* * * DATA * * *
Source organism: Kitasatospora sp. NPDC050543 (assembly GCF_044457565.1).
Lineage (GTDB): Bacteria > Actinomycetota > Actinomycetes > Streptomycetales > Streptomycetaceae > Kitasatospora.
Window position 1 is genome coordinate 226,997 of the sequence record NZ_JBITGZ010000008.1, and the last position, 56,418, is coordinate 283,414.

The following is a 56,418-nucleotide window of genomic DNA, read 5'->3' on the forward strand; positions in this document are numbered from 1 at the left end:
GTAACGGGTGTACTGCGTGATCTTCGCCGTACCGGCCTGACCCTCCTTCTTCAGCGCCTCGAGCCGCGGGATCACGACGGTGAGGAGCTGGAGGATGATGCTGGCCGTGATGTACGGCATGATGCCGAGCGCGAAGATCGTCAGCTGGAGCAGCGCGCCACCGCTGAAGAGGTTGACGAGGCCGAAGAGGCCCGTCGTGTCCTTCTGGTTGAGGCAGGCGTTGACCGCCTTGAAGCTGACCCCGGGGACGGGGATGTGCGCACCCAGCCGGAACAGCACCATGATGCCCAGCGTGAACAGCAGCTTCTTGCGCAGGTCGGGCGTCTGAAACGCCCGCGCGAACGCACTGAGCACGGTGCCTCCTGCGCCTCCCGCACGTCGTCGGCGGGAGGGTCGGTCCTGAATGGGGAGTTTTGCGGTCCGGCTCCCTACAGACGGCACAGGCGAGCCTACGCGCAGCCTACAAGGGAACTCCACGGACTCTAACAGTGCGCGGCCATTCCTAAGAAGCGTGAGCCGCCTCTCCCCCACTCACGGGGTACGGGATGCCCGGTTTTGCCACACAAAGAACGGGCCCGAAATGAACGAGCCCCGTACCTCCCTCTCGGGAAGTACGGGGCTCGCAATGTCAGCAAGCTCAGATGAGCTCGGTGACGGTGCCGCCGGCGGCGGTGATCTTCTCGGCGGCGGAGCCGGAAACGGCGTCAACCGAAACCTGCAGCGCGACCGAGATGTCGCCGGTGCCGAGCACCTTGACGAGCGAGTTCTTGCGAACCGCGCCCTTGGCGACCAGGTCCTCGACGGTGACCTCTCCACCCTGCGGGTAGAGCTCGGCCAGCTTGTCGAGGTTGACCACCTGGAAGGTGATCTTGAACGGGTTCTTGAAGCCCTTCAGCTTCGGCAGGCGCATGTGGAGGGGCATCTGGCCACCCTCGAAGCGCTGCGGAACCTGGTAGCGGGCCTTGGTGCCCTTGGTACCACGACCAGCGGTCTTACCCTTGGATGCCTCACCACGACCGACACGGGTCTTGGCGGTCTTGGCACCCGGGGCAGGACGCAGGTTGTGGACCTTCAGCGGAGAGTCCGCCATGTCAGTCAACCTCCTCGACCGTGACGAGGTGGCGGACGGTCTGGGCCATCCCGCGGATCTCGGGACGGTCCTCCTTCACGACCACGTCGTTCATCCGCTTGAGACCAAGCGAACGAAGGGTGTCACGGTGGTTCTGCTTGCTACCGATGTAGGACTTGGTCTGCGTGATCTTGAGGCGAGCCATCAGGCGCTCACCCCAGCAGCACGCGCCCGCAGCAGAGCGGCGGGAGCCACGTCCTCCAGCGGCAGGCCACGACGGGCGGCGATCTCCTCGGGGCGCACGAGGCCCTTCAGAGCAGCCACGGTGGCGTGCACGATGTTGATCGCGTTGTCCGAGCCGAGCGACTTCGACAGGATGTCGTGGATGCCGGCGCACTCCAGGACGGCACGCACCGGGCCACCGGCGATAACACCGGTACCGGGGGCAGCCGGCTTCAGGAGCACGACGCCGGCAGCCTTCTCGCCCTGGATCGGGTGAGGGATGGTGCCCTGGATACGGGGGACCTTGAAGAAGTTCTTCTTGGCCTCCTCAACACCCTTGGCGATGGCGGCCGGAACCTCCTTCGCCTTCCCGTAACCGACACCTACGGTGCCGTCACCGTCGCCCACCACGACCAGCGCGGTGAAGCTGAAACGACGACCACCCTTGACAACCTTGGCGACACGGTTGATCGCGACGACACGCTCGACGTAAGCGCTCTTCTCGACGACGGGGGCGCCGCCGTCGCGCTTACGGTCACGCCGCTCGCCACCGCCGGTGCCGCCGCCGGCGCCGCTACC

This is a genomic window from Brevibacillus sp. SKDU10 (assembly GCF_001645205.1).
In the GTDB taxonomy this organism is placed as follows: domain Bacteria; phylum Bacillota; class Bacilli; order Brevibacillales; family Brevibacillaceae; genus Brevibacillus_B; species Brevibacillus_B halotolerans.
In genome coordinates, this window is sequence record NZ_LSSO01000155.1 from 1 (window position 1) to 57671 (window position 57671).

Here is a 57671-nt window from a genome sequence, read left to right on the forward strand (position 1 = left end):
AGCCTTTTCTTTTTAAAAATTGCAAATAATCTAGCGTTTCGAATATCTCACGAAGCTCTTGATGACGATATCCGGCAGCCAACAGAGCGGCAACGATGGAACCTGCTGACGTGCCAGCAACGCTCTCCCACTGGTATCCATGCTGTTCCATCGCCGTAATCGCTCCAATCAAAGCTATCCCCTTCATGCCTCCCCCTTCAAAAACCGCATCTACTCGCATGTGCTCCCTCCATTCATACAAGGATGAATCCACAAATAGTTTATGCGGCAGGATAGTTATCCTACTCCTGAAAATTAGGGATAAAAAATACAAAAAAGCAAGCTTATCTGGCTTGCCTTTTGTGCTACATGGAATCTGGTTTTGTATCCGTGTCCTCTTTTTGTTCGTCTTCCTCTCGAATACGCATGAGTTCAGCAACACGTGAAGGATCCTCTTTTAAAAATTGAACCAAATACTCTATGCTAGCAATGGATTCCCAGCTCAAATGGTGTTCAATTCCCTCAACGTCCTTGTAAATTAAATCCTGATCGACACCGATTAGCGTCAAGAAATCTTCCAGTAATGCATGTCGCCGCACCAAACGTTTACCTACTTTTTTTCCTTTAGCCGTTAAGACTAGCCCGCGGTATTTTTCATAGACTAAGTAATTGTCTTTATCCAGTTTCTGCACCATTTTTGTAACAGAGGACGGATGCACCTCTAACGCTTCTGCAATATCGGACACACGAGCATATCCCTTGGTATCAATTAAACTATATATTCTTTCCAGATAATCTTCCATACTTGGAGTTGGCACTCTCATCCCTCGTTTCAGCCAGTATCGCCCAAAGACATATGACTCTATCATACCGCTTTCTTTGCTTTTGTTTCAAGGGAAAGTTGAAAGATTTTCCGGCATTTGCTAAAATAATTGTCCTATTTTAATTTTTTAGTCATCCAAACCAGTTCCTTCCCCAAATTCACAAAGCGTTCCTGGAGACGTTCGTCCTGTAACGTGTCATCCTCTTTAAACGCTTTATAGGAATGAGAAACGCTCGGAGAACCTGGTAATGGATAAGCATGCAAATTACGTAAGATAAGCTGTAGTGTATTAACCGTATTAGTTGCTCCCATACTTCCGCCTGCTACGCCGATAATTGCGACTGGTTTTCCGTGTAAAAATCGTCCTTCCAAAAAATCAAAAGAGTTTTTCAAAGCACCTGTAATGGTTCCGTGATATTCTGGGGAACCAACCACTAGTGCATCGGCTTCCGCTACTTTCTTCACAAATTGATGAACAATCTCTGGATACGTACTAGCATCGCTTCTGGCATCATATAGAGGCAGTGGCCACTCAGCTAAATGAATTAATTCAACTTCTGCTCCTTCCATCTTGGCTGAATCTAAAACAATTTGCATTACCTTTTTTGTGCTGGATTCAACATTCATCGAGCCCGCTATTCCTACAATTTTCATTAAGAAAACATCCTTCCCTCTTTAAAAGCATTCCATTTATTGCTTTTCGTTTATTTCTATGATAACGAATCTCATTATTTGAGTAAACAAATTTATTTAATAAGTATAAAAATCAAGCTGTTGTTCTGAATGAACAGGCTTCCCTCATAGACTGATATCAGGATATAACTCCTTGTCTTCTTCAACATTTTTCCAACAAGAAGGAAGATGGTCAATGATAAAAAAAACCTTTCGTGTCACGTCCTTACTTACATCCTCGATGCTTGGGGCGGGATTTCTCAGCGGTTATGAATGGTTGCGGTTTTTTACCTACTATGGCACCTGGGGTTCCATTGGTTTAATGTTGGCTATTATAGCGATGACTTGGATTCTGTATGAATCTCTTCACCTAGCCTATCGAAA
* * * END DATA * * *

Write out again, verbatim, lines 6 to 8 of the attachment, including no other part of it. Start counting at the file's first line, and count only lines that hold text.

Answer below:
This is a genomic window from Brevibacillus sp. SKDU10 (assembly GCF_001645205.1).
In the GTDB taxonomy this organism is placed as follows: domain Bacteria; phylum Bacillota; class Bacilli; order Brevibacillales; family Brevibacillaceae; genus Brevibacillus_B; species Brevibacillus_B halotolerans.
In genome coordinates, this window is sequence record NZ_LSSO01000155.1 from 1 (window position 1) to 57671 (window position 57671).